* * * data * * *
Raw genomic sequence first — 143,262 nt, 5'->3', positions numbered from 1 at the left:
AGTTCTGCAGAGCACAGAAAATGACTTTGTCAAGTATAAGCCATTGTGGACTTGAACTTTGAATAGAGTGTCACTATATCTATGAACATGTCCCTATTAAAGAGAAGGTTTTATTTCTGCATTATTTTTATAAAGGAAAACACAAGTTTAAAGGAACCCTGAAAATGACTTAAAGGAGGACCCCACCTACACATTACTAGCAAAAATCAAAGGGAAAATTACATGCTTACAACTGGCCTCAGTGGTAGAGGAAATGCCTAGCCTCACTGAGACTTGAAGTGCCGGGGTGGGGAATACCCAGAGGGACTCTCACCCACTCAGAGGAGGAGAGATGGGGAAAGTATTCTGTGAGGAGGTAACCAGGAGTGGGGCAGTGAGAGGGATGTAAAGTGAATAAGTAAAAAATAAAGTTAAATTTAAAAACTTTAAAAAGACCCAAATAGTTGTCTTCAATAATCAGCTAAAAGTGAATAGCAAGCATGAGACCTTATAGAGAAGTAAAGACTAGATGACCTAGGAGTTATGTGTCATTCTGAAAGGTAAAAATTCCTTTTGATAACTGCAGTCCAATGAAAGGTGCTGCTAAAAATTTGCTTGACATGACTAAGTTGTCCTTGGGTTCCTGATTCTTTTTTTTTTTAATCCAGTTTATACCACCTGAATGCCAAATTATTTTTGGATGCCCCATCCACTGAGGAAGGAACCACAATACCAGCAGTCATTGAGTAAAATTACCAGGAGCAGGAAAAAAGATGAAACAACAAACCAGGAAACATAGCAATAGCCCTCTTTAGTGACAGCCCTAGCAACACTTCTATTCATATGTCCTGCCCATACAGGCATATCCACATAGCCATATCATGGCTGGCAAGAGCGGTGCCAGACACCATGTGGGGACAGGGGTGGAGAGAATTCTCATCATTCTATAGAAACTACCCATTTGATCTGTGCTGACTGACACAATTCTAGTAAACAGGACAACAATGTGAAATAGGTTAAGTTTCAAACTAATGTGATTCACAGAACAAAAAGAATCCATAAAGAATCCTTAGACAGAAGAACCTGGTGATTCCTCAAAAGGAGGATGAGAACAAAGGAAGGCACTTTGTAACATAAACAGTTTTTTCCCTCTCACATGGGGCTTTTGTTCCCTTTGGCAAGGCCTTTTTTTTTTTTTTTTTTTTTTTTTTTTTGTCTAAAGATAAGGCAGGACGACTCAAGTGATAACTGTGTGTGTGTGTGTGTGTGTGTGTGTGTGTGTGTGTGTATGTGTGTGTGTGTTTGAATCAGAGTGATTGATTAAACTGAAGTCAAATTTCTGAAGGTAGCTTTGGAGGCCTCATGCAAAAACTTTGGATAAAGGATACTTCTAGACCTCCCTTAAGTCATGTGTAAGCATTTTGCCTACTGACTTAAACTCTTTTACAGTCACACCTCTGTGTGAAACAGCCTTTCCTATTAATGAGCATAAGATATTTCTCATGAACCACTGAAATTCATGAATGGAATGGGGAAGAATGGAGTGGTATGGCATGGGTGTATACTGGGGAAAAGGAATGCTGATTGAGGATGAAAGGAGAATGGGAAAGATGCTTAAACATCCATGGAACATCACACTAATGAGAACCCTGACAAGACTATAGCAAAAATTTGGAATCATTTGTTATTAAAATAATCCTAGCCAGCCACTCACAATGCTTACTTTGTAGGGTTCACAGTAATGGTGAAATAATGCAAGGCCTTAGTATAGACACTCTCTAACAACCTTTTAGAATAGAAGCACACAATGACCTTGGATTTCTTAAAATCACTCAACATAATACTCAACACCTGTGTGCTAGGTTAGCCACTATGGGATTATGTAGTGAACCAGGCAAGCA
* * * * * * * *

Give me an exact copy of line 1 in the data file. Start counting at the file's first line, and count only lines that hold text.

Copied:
Raw genomic sequence first — 143,262 nt, 5'->3', positions numbered from 1 at the left: